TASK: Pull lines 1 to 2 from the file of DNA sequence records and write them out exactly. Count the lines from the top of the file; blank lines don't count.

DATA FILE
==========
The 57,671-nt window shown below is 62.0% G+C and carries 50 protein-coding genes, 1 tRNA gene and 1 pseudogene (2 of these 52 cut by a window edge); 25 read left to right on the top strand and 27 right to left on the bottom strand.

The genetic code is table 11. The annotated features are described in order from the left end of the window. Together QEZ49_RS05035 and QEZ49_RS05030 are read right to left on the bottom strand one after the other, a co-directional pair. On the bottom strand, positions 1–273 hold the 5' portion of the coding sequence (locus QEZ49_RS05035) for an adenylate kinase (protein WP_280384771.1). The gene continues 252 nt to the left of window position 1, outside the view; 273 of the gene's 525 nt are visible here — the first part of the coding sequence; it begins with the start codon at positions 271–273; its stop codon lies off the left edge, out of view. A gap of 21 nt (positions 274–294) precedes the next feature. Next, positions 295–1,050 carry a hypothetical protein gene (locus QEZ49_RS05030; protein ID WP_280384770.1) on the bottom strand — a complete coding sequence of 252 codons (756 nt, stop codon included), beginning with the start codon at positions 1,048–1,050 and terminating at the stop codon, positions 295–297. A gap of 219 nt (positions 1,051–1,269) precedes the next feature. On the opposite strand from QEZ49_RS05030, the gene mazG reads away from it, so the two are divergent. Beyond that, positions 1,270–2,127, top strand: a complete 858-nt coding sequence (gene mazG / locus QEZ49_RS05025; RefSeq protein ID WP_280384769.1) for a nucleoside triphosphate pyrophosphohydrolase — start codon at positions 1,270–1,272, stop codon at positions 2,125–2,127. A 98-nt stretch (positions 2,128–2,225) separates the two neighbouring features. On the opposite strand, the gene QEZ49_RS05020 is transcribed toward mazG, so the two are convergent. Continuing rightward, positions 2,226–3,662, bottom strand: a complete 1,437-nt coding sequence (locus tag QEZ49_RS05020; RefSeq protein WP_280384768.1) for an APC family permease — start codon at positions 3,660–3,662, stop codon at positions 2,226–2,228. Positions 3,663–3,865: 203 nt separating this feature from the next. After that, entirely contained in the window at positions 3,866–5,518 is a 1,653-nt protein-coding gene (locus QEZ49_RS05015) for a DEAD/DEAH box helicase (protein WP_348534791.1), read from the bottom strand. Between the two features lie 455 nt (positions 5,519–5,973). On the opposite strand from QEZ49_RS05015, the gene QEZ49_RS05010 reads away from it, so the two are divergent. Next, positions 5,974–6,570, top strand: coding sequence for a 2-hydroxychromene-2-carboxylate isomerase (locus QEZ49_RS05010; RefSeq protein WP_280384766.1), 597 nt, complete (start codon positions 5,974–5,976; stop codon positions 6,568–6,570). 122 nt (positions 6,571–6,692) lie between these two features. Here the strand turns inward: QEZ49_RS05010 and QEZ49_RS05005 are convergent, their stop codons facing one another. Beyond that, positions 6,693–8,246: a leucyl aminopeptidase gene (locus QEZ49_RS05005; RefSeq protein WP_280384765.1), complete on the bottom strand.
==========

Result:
The 57,671-nt window shown below is 62.0% G+C and carries 50 protein-coding genes, 1 tRNA gene and 1 pseudogene (2 of these 52 cut by a window edge); 25 read left to right on the top strand and 27 right to left on the bottom strand.

The genetic code is table 11. The annotated features are described in order from the left end of the window. Together QEZ49_RS05035 and QEZ49_RS05030 are read right to left on the bottom strand one after the other, a co-directional pair. On the bottom strand, positions 1–273 hold the 5' portion of the coding sequence (locus QEZ49_RS05035) for an adenylate kinase (protein WP_280384771.1). The gene continues 252 nt to the left of window position 1, outside the view; 273 of the gene's 525 nt are visible here — the first part of the coding sequence; it begins with the start codon at positions 271–273; its stop codon lies off the left edge, out of view. A gap of 21 nt (positions 274–294) precedes the next feature. Next, positions 295–1,050 carry a hypothetical protein gene (locus QEZ49_RS05030; protein ID WP_280384770.1) on the bottom strand — a complete coding sequence of 252 codons (756 nt, stop codon included), beginning with the start codon at positions 1,048–1,050 and terminating at the stop codon, positions 295–297. A gap of 219 nt (positions 1,051–1,269) precedes the next feature. On the opposite strand from QEZ49_RS05030, the gene mazG reads away from it, so the two are divergent. Beyond that, positions 1,270–2,127, top strand: a complete 858-nt coding sequence (gene mazG / locus QEZ49_RS05025; RefSeq protein ID WP_280384769.1) for a nucleoside triphosphate pyrophosphohydrolase — start codon at positions 1,270–1,272, stop codon at positions 2,125–2,127. A 98-nt stretch (positions 2,128–2,225) separates the two neighbouring features. On the opposite strand, the gene QEZ49_RS05020 is transcribed toward mazG, so the two are convergent. Continuing rightward, positions 2,226–3,662, bottom strand: a complete 1,437-nt coding sequence (locus tag QEZ49_RS05020; RefSeq protein WP_280384768.1) for an APC family permease — start codon at positions 3,660–3,662, stop codon at positions 2,226–2,228. Positions 3,663–3,865: 203 nt separating this feature from the next. After that, entirely contained in the window at positions 3,866–5,518 is a 1,653-nt protein-coding gene (locus QEZ49_RS05015) for a DEAD/DEAH box helicase (protein WP_348534791.1), read from the bottom strand. Between the two features lie 455 nt (positions 5,519–5,973). On the opposite strand from QEZ49_RS05015, the gene QEZ49_RS05010 reads away from it, so the two are divergent. Next, positions 5,974–6,570, top strand: coding sequence for a 2-hydroxychromene-2-carboxylate isomerase (locus QEZ49_RS05010; RefSeq protein WP_280384766.1), 597 nt, complete (start codon positions 5,974–5,976; stop codon positions 6,568–6,570). 122 nt (positions 6,571–6,692) lie between these two features. Here the strand turns inward: QEZ49_RS05010 and QEZ49_RS05005 are convergent, their stop codons facing one another. Beyond that, positions 6,693–8,246: a leucyl aminopeptidase gene (locus QEZ49_RS05005; RefSeq protein WP_280384765.1), complete on the bottom strand.